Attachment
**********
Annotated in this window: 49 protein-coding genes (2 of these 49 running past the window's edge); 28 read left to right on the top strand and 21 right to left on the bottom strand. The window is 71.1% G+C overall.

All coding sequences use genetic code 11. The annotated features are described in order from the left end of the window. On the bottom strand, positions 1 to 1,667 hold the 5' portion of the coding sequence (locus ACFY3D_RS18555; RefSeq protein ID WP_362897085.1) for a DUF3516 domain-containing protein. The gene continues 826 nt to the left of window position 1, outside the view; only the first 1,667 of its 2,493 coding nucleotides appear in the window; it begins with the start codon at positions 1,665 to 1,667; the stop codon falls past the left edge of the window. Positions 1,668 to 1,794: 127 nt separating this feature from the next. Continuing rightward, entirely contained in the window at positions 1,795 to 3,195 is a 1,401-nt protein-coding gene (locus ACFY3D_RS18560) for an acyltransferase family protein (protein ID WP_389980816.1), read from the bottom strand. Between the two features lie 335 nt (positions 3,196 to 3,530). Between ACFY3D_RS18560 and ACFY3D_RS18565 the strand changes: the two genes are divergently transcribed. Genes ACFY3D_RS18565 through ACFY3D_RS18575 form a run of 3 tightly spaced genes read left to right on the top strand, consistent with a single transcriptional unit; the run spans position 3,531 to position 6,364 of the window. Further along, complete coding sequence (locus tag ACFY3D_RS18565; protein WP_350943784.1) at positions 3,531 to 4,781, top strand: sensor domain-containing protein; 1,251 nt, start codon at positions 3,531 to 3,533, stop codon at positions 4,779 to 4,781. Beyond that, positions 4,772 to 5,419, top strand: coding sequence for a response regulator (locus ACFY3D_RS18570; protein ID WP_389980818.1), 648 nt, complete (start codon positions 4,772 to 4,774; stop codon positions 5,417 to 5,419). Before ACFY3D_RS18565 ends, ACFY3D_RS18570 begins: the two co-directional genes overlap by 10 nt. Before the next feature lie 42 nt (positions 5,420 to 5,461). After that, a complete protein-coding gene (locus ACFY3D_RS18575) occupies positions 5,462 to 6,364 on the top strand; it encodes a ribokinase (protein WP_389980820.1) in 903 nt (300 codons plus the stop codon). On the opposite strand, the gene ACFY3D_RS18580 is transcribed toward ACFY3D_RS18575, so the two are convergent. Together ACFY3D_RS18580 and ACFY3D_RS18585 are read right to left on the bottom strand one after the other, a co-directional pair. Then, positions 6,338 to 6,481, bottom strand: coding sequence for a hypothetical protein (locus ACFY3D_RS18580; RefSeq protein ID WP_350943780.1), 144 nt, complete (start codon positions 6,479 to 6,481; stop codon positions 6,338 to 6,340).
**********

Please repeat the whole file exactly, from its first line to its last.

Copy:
Annotated in this window: 49 protein-coding genes (2 of these 49 running past the window's edge); 28 read left to right on the top strand and 21 right to left on the bottom strand. The window is 71.1% G+C overall.

All coding sequences use genetic code 11. The annotated features are described in order from the left end of the window. On the bottom strand, positions 1 to 1,667 hold the 5' portion of the coding sequence (locus ACFY3D_RS18555; RefSeq protein ID WP_362897085.1) for a DUF3516 domain-containing protein. The gene continues 826 nt to the left of window position 1, outside the view; only the first 1,667 of its 2,493 coding nucleotides appear in the window; it begins with the start codon at positions 1,665 to 1,667; the stop codon falls past the left edge of the window. Positions 1,668 to 1,794: 127 nt separating this feature from the next. Continuing rightward, entirely contained in the window at positions 1,795 to 3,195 is a 1,401-nt protein-coding gene (locus ACFY3D_RS18560) for an acyltransferase family protein (protein ID WP_389980816.1), read from the bottom strand. Between the two features lie 335 nt (positions 3,196 to 3,530). Between ACFY3D_RS18560 and ACFY3D_RS18565 the strand changes: the two genes are divergently transcribed. Genes ACFY3D_RS18565 through ACFY3D_RS18575 form a run of 3 tightly spaced genes read left to right on the top strand, consistent with a single transcriptional unit; the run spans position 3,531 to position 6,364 of the window. Further along, complete coding sequence (locus tag ACFY3D_RS18565; protein WP_350943784.1) at positions 3,531 to 4,781, top strand: sensor domain-containing protein; 1,251 nt, start codon at positions 3,531 to 3,533, stop codon at positions 4,779 to 4,781. Beyond that, positions 4,772 to 5,419, top strand: coding sequence for a response regulator (locus ACFY3D_RS18570; protein ID WP_389980818.1), 648 nt, complete (start codon positions 4,772 to 4,774; stop codon positions 5,417 to 5,419). Before ACFY3D_RS18565 ends, ACFY3D_RS18570 begins: the two co-directional genes overlap by 10 nt. Before the next feature lie 42 nt (positions 5,420 to 5,461). After that, a complete protein-coding gene (locus ACFY3D_RS18575) occupies positions 5,462 to 6,364 on the top strand; it encodes a ribokinase (protein WP_389980820.1) in 903 nt (300 codons plus the stop codon). On the opposite strand, the gene ACFY3D_RS18580 is transcribed toward ACFY3D_RS18575, so the two are convergent. Together ACFY3D_RS18580 and ACFY3D_RS18585 are read right to left on the bottom strand one after the other, a co-directional pair. Then, positions 6,338 to 6,481, bottom strand: coding sequence for a hypothetical protein (locus ACFY3D_RS18580; RefSeq protein ID WP_350943780.1), 144 nt, complete (start codon positions 6,479 to 6,481; stop codon positions 6,338 to 6,340).